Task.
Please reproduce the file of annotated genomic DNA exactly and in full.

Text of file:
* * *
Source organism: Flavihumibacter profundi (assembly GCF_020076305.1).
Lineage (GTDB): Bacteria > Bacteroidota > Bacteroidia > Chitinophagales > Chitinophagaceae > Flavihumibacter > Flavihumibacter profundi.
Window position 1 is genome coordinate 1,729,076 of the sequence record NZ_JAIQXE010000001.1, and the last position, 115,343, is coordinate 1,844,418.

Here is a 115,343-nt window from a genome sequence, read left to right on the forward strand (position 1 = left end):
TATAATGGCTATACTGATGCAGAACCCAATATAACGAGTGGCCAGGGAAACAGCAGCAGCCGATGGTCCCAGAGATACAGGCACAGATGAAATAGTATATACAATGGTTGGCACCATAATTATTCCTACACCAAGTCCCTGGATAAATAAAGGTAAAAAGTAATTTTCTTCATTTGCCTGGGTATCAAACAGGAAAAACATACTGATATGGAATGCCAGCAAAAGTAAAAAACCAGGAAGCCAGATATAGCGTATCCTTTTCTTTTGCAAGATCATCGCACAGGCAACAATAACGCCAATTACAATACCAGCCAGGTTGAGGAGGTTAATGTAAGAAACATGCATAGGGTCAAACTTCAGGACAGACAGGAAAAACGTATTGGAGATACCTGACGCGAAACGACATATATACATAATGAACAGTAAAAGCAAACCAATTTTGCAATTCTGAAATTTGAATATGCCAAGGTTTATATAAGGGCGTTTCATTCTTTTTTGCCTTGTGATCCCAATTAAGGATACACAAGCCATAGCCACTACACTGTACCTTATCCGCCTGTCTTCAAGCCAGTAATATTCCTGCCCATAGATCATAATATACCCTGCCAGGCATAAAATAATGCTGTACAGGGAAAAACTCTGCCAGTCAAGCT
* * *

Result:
Source organism: Flavihumibacter profundi (assembly GCF_020076305.1).
Lineage (GTDB): Bacteria > Bacteroidota > Bacteroidia > Chitinophagales > Chitinophagaceae > Flavihumibacter > Flavihumibacter profundi.
Window position 1 is genome coordinate 1,729,076 of the sequence record NZ_JAIQXE010000001.1, and the last position, 115,343, is coordinate 1,844,418.

Here is a 115,343-nt window from a genome sequence, read left to right on the forward strand (position 1 = left end):
TATAATGGCTATACTGATGCAGAACCCAATATAACGAGTGGCCAGGGAAACAGCAGCAGCCGATGGTCCCAGAGATACAGGCACAGATGAAATAGTATATACAATGGTTGGCACCATAATTATTCCTACACCAAGTCCCTGGATAAATAAAGGTAAAAAGTAATTTTCTTCATTTGCCTGGGTATCAAACAGGAAAAACATACTGATATGGAATGCCAGCAAAAGTAAAAAACCAGGAAGCCAGATATAGCGTATCCTTTTCTTTTGCAAGATCATCGCACAGGCAACAATAACGCCAATTACAATACCAGCCAGGTTGAGGAGGTTAATGTAAGAAACATGCATAGGGTCAAACTTCAGGACAGACAGGAAAAACGTATTGGAGATACCTGACGCGAAACGACATATATACATAATGAACAGTAAAAGCAAACCAATTTTGCAATTCTGAAATTTGAATATGCCAAGGTTTATATAAGGGCGTTTCATTCTTTTTTGCCTTGTGATCCCAATTAAGGATACACAAGCCATAGCCACTACACTGTACCTTATCCGCCTGTCTTCAAGCCAGTAATATTCCTGCCCATAGATCATAATATACCCTGCCAGGCATAAAATAATGCTGTACAGGGAAAAACTCTGCCAGTCAAGCT